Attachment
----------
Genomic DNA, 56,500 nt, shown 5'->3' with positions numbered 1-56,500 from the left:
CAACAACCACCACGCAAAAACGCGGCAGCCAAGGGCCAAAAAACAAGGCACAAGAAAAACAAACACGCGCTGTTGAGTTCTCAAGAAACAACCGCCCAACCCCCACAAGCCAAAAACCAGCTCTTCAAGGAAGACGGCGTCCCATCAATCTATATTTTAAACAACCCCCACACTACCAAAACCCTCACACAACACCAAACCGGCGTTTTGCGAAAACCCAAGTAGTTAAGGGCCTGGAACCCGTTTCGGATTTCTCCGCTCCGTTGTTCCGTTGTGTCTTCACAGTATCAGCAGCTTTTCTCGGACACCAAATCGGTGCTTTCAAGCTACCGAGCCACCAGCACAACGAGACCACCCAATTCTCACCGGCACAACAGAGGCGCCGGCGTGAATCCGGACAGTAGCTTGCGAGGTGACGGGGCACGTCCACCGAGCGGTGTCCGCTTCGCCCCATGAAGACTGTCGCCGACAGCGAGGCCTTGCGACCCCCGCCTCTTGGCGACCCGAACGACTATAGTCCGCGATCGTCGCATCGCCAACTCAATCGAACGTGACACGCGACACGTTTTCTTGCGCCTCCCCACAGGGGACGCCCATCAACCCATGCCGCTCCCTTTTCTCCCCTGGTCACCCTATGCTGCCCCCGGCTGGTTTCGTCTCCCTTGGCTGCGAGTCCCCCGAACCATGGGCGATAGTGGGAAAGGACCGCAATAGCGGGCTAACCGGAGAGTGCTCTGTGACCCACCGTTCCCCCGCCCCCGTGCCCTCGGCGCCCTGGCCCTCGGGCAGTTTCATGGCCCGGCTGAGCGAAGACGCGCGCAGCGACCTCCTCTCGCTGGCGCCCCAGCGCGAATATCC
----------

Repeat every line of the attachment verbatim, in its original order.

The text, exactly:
Genomic DNA, 56,500 nt, shown 5'->3' with positions numbered 1-56,500 from the left:
CAACAACCACCACGCAAAAACGCGGCAGCCAAGGGCCAAAAAACAAGGCACAAGAAAAACAAACACGCGCTGTTGAGTTCTCAAGAAACAACCGCCCAACCCCCACAAGCCAAAAACCAGCTCTTCAAGGAAGACGGCGTCCCATCAATCTATATTTTAAACAACCCCCACACTACCAAAACCCTCACACAACACCAAACCGGCGTTTTGCGAAAACCCAAGTAGTTAAGGGCCTGGAACCCGTTTCGGATTTCTCCGCTCCGTTGTTCCGTTGTGTCTTCACAGTATCAGCAGCTTTTCTCGGACACCAAATCGGTGCTTTCAAGCTACCGAGCCACCAGCACAACGAGACCACCCAATTCTCACCGGCACAACAGAGGCGCCGGCGTGAATCCGGACAGTAGCTTGCGAGGTGACGGGGCACGTCCACCGAGCGGTGTCCGCTTCGCCCCATGAAGACTGTCGCCGACAGCGAGGCCTTGCGACCCCCGCCTCTTGGCGACCCGAACGACTATAGTCCGCGATCGTCGCATCGCCAACTCAATCGAACGTGACACGCGACACGTTTTCTTGCGCCTCCCCACAGGGGACGCCCATCAACCCATGCCGCTCCCTTTTCTCCCCTGGTCACCCTATGCTGCCCCCGGCTGGTTTCGTCTCCCTTGGCTGCGAGTCCCCCGAACCATGGGCGATAGTGGGAAAGGACCGCAATAGCGGGCTAACCGGAGAGTGCTCTGTGACCCACCGTTCCCCCGCCCCCGTGCCCTCGGCGCCCTGGCCCTCGGGCAGTTTCATGGCCCGGCTGAGCGAAGACGCGCGCAGCGACCTCCTCTCGCTGGCGCCCCAGCGCGAATATCC